Looking at the average win and loss can still be valuable, especially if you look for deviations from this metric. If your individual losses differ in size significantly and the numbers are all over the place, it might be time to look into your position sizing a little closer to get more consistent results.
Updraw and Drawdown
The Updraw and Drawdown metrics are unique in Edgewonk and they measure how close price comes to your initial stop loss and take profit orders. With their help, you can fine tune a trading system very targeted to improve the way you set orders which will help you improve overall performance.
A low Drawdown shows that price did not come close to your stop loss and you might be setting your stop too conservatively. By tightening the stop in the future, you can, potentially, improve the reward:risk ratio of your trade; one tweak with big impacts. If you, on the other hand, see that your Updraw exceeds 100% significantly you should consider using wider targets because price usually keeps going after your target is hit. Again, one insight that can have a big impact on your performance.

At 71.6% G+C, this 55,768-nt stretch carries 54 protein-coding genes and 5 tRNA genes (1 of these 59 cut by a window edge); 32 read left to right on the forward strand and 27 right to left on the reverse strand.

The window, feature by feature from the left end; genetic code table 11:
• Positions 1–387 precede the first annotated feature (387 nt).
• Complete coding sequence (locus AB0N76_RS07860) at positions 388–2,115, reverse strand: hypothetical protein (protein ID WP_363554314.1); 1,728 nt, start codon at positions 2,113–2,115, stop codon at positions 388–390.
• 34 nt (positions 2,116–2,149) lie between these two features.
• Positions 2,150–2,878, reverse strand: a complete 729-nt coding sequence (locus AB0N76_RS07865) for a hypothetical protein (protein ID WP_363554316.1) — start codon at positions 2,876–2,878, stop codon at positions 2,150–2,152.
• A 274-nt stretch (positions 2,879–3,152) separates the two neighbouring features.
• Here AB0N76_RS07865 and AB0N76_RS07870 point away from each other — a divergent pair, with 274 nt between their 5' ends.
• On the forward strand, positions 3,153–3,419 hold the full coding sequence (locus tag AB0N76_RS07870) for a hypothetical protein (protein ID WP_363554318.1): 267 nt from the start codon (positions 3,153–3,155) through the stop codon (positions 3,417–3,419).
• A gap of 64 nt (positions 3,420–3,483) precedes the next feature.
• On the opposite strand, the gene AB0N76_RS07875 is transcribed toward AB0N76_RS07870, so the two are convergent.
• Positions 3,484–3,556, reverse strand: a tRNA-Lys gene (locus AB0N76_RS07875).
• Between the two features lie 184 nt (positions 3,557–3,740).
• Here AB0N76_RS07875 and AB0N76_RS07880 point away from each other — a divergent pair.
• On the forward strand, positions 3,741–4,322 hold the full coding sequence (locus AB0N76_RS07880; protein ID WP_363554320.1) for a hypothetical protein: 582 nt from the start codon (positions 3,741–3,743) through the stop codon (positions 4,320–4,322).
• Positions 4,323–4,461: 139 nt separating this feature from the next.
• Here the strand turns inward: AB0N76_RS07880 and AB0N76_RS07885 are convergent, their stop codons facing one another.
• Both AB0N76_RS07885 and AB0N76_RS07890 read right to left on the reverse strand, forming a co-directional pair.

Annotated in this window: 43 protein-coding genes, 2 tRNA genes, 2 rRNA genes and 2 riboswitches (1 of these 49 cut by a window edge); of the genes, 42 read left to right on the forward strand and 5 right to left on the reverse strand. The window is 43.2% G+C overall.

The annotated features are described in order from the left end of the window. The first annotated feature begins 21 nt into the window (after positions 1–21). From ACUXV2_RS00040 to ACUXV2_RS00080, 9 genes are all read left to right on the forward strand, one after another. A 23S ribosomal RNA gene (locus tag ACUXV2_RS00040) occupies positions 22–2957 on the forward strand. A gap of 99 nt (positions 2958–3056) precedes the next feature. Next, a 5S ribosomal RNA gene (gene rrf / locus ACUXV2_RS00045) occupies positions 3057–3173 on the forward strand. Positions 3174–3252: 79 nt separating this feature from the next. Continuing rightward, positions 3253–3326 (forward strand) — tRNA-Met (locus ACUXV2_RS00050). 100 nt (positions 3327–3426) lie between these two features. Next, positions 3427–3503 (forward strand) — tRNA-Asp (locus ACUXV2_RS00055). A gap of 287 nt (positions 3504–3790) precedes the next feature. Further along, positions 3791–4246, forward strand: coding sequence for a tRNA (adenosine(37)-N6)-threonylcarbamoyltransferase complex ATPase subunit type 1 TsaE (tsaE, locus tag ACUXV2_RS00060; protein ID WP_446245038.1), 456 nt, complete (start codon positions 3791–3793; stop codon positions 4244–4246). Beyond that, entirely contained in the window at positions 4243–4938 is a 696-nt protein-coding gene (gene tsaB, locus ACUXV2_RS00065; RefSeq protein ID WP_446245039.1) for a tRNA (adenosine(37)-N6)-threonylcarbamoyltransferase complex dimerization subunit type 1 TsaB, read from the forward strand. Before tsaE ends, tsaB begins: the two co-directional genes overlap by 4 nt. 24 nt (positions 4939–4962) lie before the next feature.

MFA and MAE
The MFE and MAE measure how much price went in your favor or against you. However, they are only absolute numbers and not percentage based figures like the Updraw and Drawdown.
The MAE and MFE statistics are more suited for trades who don’t use stop loss (not recommended!) or take profit orders. The MFE tells you how far price usually moves in your favor to improve profit taking. The MAE tells you how much price goes against your trades and can help a trader understand drawdowns better.
Emotional capital metrics
We all know that emotions are important but how can you quantify those things? Edgewonk comes with the so-called Tiltmeter which is a feature that measures how well a trader follows his plan, if he obeys his rules and how disciplined he is. With the help of the Tiltmeter, it is finally possible to look beyond pure results-driven metrics and get to the core of a trader’s performance.